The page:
The goal of Test::Override::UserAgent is to be able to write response overrides easily. The module allows for the author to create a class consisting of only definitions for overrides so the override definitions do not have to be repeated in each test file. An example override class would look like:

package t::CustomUA;
use 5.008;
use Test::Override::UserAgent for => 'configuration';
# Disable live requests (the default, anyhow)
  host => 'localhost',
  path => '/test',
  sub {
    return [200, ['content-type' => 'text/plain'], ['Test response']];

This will cause requests that have a host of localhost and a path of /test to get a response back of text/plain with the Test response body. This configuration can then be used in a test file:

#!perl -T
use 5.008;
use Test::More tests => 1;
use t::CustomUA;
use My::Module; # Your awesome module to test
my $object = new_ok 'My::Module';
# Your module has a way to set the user agent it uses
# Perhaps your module has no way to set the user agent
# or there is something down stream that uses a user agent.
my $scope = t::CustomUA->configuration->install_in_scope;
# Do tests that make requests by LWP::UserAgent
# End the scope override
undef $scope;

WWW::USF::Directory Published

I have published my interface to the University of South Florida online directory to the CPAN as WWW::USF::Directory. This is a start to my USF-oriented modules to go up on the CPAN for public use. This module allows you to interact with the USF online directory. It can be used to make a simple directory repeater like so:

package Directory;
use 5.008;
use strict;
use warnings 'all';
use base 'CGI::Application';
use JSON 2.00; # The API was changed
use Try::Tiny;
use WWW::USF::Directory;
sub setup {
	my ($self) = @_;
	# Create a directory object for use later
	$self->{directory} = WWW::USF::Directory->new(
		include_faculty  => 1,
		include_staff    => 1,
		include_students => 0,
	# Start in search mode, which is the only mode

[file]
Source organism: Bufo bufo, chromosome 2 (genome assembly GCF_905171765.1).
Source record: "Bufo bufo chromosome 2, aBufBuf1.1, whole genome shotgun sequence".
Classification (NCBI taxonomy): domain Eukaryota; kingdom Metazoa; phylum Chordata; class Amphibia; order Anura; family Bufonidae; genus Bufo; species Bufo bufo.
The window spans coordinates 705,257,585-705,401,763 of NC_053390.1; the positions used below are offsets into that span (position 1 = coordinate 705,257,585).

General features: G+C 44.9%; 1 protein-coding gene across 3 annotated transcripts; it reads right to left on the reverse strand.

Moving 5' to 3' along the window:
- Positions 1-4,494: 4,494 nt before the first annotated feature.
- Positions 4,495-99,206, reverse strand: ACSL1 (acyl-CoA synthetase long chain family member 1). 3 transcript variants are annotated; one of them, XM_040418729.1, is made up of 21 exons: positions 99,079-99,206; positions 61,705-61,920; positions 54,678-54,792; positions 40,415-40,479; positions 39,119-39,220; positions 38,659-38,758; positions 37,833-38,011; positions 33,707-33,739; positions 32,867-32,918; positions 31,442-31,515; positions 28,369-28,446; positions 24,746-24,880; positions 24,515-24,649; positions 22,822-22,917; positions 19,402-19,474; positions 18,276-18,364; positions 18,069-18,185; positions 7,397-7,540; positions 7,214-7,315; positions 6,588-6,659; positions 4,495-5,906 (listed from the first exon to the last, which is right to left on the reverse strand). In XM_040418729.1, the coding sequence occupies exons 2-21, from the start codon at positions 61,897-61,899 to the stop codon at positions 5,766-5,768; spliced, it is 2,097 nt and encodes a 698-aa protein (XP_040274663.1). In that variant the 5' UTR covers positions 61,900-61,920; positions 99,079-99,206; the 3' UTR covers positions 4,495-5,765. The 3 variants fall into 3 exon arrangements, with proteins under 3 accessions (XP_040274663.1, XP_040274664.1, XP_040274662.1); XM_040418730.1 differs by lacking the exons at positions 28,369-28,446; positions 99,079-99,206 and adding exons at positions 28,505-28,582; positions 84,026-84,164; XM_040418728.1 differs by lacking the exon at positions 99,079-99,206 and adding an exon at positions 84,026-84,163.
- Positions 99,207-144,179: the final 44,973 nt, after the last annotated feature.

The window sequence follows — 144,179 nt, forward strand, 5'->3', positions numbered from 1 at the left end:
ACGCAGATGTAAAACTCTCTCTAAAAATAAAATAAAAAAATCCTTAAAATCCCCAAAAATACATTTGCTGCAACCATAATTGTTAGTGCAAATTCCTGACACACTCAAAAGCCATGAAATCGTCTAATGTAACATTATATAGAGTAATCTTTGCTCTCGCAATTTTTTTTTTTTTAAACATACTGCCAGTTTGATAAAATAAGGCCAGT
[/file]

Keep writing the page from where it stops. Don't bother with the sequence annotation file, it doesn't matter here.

$self->run_modes(search => 'search');
sub search {
	my ($self) = @_;
	# Hold the results and response
	my (@results, $response);
	# Set the header to specity JSON
	$self->header_add(-type => 'application/json');
	try {
		# Search the directory
		@results = $self->{directory}->search(
			name => scalar $self->query->param('name'),
		foreach my $result (@results) {
			# Change the ::Directory::Entry object into a hash of its attributes
			$result = _moose_object_as_hash($result);
			if (exists $result->{affiliations}) {
				$result->{affiliations} = [map {
				} @{$result->{affiliations}}];
		# Return the JSON-encoded results to print
		$response = JSON->new->encode({
			results => \@results,
	catch {
		# Get the error
		my $error = $_;
		# Return a JSON with the error
		$response = JSON->new->encode({
			error   => "$error",
			results => [],
	# Return the response
	return $response;
sub _moose_object_as_hash {
	my ($object) = @_;
	# Convert a Moose object to a HASH with the attribute_name => attribute_value
	my $hash = { map {
		($_->name, $_->get_value($object))
	} $object->meta->get_all_attributes };
	return $hash;
package main;
use 5.008;
use strict;
use warnings 'all';
# Start and tun the application

This will actually be added as an example in the next release. You can run this as a CGI and use the name param to pass what to search for, or run it from the command line with name="Name".

Work on Public USF Perl Modules